David Profumo explores the link between religion and fish.

Saint Cuthbert has his otter, Anastasia her faggots and poor old Elmo holds the windlass onto which his martyred entrails were wound; then, there’s Gertrude with her taper, Benedict’s broken sieve and the pomegranate of St Juan de Dios.

Saints’ emblems can seem outlandish, but this month commemorates two that are associated with fish—St Zeno (April 12) and St Mellitus (April 24).

By my reckoning, there are some 34 saints with piscine attributes, ranging from St Amelberga’s sturgeon to the golden eel of St Spiridion. Andrew totes a net and Simon Peter a fish, signifying his apostolic calling. Francis of Assisi (an early advocate of ‘kiss and release’), Eanswith (abbess of Folkestone), Archbishop Wilfrid (who taught the Saxons to be anglers) and even the Archangel Raphael are other watery notables.

Tired of inattentive congregations, Anthony of Padua preached to the fishes of the Adriatic, which ‘bowed down their heads‘ in devotion. The Cornish hermit Neot—diminutive tutor to King Alfred—left as his relic a comb fashioned from pikes’ teeth.

Strathclyde’s Kentigern retrieved a royal ring from a salmon and died in his bath, aged 185. Even before hagiography, the fish was an ancient cultural symbol embracing astrology, augury, Hindu deities, the pagan cult of Dagon and the fertility rites of Venus (that Vesica piscis icon may well have enjoyed vaginal undertones).

Fish feature worldwide in Creation myths—the Greek letter alpha, signifying the Beginning, resembles a fish. It is, therefore, likely that Christianity assimilated such icthyolatrous connotations and forged them anew.

In the Old Testament, we find Leviathan, the apocryphal saga of Tobit (involving fumigation via fish-guts) and Jonah’s ‘whale’, that prefigures the Resurrection. The Gospels give us miraculous accounts of the Draught of Fishes, the Feeding of the Five Thousand and the summoning of the Zebedee brothers ‘I will make you fishers of men’.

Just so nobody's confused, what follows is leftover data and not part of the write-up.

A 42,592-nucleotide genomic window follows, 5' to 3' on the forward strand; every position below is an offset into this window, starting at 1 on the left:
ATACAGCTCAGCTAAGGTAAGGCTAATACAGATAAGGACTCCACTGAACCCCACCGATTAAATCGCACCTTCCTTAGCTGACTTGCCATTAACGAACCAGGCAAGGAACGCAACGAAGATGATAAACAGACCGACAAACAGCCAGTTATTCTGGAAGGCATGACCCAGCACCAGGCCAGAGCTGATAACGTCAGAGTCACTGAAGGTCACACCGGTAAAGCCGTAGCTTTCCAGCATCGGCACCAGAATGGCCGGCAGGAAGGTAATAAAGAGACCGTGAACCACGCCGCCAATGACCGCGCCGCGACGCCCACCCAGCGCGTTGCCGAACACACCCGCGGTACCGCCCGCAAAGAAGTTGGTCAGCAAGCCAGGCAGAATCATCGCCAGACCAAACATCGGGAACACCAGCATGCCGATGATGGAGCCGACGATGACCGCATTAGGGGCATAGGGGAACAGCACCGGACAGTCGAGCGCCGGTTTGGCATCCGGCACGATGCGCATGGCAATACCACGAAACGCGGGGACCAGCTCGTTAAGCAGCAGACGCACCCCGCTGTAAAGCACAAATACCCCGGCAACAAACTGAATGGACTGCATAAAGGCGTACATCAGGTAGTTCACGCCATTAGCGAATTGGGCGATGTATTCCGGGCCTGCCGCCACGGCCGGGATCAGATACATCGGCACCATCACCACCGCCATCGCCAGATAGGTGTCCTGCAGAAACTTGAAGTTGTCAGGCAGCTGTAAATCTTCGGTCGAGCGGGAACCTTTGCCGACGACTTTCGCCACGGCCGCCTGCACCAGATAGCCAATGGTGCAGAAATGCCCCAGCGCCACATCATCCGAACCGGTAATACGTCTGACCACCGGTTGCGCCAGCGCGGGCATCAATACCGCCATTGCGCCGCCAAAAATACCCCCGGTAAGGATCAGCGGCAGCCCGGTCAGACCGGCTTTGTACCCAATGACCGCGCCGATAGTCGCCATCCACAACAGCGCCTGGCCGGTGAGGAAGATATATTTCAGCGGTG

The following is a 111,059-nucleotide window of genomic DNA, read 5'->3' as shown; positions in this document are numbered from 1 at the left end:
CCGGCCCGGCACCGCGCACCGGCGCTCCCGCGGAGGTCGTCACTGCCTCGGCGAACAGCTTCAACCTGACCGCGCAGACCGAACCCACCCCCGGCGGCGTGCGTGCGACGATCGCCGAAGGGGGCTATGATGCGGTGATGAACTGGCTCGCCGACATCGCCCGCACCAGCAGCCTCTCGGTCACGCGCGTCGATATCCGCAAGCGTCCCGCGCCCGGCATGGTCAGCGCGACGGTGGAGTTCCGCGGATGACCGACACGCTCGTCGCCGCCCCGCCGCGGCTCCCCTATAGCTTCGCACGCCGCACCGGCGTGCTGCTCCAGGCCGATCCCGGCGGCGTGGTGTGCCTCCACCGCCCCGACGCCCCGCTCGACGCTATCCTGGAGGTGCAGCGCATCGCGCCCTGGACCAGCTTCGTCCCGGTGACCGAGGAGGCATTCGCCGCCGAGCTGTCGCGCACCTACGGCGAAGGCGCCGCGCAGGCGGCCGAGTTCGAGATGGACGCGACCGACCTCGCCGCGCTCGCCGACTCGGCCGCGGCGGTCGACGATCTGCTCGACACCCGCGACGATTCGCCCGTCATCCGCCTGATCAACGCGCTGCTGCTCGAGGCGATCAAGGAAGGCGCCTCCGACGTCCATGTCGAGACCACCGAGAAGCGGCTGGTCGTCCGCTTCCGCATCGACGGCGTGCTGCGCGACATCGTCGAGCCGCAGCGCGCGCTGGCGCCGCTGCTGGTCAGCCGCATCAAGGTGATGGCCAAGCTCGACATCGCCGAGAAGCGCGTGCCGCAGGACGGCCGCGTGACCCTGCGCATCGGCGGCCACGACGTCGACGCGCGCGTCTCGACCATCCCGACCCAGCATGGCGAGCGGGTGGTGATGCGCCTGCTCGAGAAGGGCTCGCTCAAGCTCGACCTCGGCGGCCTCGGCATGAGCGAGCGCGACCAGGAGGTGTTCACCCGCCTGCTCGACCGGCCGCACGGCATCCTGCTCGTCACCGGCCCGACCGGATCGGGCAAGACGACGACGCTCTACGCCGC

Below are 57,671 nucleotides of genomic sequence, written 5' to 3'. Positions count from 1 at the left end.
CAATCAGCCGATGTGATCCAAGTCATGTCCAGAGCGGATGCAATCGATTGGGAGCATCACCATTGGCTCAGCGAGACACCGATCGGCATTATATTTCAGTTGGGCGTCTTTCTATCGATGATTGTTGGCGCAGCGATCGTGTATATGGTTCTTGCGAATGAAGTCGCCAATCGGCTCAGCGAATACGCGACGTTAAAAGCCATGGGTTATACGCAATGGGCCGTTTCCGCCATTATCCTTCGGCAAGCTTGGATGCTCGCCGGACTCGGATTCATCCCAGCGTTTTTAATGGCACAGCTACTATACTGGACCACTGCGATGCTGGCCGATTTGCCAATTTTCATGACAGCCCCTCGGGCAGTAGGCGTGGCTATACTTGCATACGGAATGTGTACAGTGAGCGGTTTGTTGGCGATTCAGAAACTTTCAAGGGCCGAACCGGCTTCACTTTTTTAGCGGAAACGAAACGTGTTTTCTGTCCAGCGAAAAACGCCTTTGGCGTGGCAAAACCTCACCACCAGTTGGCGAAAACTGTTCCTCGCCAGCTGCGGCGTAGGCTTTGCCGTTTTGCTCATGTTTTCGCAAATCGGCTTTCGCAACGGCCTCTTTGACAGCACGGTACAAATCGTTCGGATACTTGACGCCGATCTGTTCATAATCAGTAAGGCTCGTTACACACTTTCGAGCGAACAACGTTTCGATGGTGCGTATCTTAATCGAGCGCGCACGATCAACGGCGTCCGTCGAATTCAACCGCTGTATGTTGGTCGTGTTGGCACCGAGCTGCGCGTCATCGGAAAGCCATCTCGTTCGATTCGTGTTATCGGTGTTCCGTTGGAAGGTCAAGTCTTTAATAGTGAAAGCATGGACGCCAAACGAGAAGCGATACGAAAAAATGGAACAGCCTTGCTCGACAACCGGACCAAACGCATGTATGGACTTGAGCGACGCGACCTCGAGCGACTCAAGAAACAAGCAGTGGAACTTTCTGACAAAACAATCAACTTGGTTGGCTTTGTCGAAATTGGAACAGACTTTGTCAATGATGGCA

Paintings of the Last Supper often featured fish as part of the first Sacrament, sometimes with Judas purloining one beneath the tablecloth. They later betokened for the faithful who could not read—everything from the Eucharist to the Trinity and were frequently inscribed on baptismal fonts.

The sign for the acrostic Ichthys (Iesous Christos Theou Yios Soter or Jesus Christ, Son of God, Saviour) was adopted as an identifying motif by early Christians in times of persecution; easily formed as two intersecting arcs, it disappeared from mainstream use in about the 4th century, but has enjoyed a modern revival—including a number of parodic versions on bumper stickers that proclaim a devotion to Darwin, Rasta or Star Wars.

Down the ages, the established Church continued its identification with fish through its imposition of meatless ‘fast days‘ (at one period, these accounted for half the entire calendar) and the monastic diet, which relied heavily on pisciculture.

Angling was sanctioned as a profitable, contemplative activity and some authors notably that staunch Anglican, Walton—traded on the supposed piety of their preferred pastime. There persists a long line of distinguished angling divines, from Donne through Swift to Kingsley: my Perthshire neighbour is both a Reverend Canon and a member of the Flyfishers’ Club.

And so to St Mellitus—the 7th-century Roman missionary who founded Westminster Abbey. One night in a vision, a Thames netsman named Aldrich was instructed by St Peter to row across to Thorney Island, where he beheld a great new church lit by angels.

He captured a salmon and was instructed to take it to Mellitus and show him the spot where he should build his new minster and, for centuries, the fishermen of that river continued to give a tithe of their catches to its monks. Mellitus, who later became the third Archbishop of Canter-bury, thereafter bore a capital salmon as his emblem.

Zeno was an African orator, who became Bishop of Verona in 362 and was noted for his sermons and for consecrating numerous virgins to the veil. One day, fishing in the Adige, he exorcised a devil from a carthorse and, after his martyrdom, the flooding river miraculously spared his basilica.

In St Zenone lies his sarcophagus his face encased in a silver mask—and statues depict him with rod in hand or else a fish dangling from his crozier. He remains the patron saint of hooks.

St Corentin of Quimper may have caught a fish in his bucket, but only an angler as dexterous as Zeno could have cast out a demon.